Editor's note: I am declaring November 2010 to be "Agent Guest Column Month," and therefore, every weekday, I will be posting a guest column by a literary agent. Day 19: Today's guest agent is Bob Silverstein of Quicksilver Books Literary Agency.
Bob's guest column is an excerpt from
Author 101: Bestselling Secrets from
Top Agents. Buy it here.
First, let me tell you about query letters that immediately turn me off:
- When they are typed on an old typewriter or, worse, handwritten and often illegible. The look of a query letter is important in making a good first impression. Use a computer!
- Those that list multiple projects and crossover genres; for example: Novel #1 is sci-fi, novel #2 is a western, and novel #3 is a young adult, etc. This kind of shotgun approach is bound to backfire.
- Letters that go on for pages. As far as I’m concerned, one page—a little more at most—should be sufficient.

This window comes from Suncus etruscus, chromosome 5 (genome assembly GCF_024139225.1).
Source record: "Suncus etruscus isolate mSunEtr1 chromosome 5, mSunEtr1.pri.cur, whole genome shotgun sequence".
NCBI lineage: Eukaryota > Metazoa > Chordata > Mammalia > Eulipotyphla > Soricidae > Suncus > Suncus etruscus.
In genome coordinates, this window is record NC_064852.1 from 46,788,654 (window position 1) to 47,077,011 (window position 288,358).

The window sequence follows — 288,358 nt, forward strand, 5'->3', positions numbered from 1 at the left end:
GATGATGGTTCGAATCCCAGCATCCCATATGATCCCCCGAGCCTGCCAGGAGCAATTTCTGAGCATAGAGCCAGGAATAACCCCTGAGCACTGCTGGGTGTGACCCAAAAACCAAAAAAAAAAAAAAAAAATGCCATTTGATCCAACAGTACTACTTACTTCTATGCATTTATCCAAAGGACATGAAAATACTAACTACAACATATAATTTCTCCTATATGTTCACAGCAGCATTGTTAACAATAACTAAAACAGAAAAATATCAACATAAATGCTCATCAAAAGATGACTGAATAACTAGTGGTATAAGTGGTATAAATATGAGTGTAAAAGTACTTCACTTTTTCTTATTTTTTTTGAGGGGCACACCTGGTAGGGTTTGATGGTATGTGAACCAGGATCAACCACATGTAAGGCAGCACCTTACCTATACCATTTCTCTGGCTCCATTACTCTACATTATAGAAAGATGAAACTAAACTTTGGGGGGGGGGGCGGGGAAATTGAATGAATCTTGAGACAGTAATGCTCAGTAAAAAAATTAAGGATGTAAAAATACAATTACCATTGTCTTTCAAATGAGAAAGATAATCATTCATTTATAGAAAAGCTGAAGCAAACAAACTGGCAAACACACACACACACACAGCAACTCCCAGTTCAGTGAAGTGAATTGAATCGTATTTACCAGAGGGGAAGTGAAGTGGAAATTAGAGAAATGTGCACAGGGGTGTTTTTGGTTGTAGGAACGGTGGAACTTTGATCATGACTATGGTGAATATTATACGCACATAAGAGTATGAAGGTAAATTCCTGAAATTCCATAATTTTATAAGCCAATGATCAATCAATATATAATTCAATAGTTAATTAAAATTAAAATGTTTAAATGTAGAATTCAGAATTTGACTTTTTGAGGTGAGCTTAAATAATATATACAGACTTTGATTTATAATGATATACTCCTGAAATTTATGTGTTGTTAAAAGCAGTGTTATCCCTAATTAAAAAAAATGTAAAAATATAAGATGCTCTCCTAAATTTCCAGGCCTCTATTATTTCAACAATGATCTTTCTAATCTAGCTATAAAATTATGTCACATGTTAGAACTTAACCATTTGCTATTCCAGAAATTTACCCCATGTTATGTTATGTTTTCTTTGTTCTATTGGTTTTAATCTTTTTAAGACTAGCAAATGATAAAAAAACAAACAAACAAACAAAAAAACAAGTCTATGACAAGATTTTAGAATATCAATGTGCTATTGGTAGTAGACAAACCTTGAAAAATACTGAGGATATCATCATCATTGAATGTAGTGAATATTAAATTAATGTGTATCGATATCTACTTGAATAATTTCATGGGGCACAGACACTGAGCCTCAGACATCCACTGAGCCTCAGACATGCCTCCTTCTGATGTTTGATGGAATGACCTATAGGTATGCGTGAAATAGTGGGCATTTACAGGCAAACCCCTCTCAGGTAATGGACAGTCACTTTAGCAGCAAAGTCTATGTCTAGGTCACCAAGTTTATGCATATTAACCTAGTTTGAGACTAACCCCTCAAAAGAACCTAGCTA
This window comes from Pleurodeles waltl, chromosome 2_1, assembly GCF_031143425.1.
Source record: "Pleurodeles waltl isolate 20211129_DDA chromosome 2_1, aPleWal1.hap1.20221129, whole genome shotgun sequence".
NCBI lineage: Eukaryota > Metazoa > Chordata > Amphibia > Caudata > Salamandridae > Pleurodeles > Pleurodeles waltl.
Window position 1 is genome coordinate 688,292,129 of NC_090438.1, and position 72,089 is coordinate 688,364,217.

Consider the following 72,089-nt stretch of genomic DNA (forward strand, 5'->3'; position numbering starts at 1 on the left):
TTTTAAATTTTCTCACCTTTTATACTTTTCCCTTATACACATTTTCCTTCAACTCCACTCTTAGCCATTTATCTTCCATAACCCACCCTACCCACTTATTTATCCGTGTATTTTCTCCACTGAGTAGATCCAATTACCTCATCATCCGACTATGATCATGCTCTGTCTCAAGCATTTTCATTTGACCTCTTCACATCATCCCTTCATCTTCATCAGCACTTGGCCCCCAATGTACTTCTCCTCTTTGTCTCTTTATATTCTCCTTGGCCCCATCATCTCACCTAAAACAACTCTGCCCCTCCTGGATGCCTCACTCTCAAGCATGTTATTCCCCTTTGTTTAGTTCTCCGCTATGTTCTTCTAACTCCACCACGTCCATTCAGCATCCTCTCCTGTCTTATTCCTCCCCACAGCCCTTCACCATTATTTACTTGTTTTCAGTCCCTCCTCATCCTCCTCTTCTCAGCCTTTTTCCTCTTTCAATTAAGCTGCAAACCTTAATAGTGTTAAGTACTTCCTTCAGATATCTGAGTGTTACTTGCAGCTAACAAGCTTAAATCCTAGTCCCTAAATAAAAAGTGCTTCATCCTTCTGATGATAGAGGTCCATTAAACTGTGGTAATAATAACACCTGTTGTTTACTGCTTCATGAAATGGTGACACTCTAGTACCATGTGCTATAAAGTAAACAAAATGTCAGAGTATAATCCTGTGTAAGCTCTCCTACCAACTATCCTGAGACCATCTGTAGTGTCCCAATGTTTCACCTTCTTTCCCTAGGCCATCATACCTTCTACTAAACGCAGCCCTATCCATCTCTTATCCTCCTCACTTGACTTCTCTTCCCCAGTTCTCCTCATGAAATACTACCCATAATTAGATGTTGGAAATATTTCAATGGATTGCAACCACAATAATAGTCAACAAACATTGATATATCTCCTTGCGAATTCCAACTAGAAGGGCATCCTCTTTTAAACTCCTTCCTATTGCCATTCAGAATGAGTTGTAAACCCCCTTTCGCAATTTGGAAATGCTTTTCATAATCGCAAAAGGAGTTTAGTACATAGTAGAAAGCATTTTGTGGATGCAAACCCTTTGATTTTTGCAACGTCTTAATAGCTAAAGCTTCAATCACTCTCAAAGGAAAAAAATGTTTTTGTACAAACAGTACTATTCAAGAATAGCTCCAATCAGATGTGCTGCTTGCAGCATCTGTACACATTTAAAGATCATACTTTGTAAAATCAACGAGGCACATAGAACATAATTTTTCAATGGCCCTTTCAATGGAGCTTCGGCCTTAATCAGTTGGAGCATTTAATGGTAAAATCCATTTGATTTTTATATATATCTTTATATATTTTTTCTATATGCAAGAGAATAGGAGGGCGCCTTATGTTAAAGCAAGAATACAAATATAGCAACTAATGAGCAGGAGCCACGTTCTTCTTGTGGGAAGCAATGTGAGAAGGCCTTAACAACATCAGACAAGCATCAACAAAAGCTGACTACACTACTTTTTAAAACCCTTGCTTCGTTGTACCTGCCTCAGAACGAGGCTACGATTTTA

OK, so much for the negative. Now on to the positive. For me, the best and most effective query letters do the following:
- They immediately establish the author as someone to take seriously; for example: I’m a member if the National Writers Union.
- My name is (name) and I’m the author of (a book or books) previously published by (house).
- You were recommended to me by (a current client or a person I would know).
- They include reviews, new clips, flyers, etc. that showcase the author as a person with a platform, media exposure, and marketing capability. This may not be as important for fiction, but is especially crucial in many nonfiction categories that an author have credentials and/or endorsements from peers, celebrities, etc.